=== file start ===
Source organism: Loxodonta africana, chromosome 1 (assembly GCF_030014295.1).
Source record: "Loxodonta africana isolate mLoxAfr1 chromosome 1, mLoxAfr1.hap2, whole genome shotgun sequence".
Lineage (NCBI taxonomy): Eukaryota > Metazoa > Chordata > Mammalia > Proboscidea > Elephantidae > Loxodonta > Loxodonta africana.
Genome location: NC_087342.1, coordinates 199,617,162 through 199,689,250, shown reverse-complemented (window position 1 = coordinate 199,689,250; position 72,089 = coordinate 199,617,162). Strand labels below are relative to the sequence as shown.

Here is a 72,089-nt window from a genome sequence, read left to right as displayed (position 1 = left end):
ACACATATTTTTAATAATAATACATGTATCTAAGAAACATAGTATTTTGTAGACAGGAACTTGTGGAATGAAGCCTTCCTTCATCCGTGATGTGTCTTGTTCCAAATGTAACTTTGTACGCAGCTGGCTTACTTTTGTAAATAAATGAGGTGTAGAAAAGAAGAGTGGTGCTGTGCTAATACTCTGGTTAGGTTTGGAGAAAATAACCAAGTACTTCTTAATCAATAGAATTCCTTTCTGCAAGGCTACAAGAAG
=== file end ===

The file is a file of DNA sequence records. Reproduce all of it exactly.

Source organism: Loxodonta africana, chromosome 1 (assembly GCF_030014295.1).
Source record: "Loxodonta africana isolate mLoxAfr1 chromosome 1, mLoxAfr1.hap2, whole genome shotgun sequence".
Lineage (NCBI taxonomy): Eukaryota > Metazoa > Chordata > Mammalia > Proboscidea > Elephantidae > Loxodonta > Loxodonta africana.
Genome location: NC_087342.1, coordinates 199,617,162 through 199,689,250, shown reverse-complemented (window position 1 = coordinate 199,689,250; position 72,089 = coordinate 199,617,162). Strand labels below are relative to the sequence as shown.

Here is a 72,089-nt window from a genome sequence, read left to right as displayed (position 1 = left end):
ACACATATTTTTAATAATAATACATGTATCTAAGAAACATAGTATTTTGTAGACAGGAACTTGTGGAATGAAGCCTTCCTTCATCCGTGATGTGTCTTGTTCCAAATGTAACTTTGTACGCAGCTGGCTTACTTTTGTAAATAAATGAGGTGTAGAAAAGAAGAGTGGTGCTGTGCTAATACTCTGGTTAGGTTTGGAGAAAATAACCAAGTACTTCTTAATCAATAGAATTCCTTTCTGCAAGGCTACAAGAAG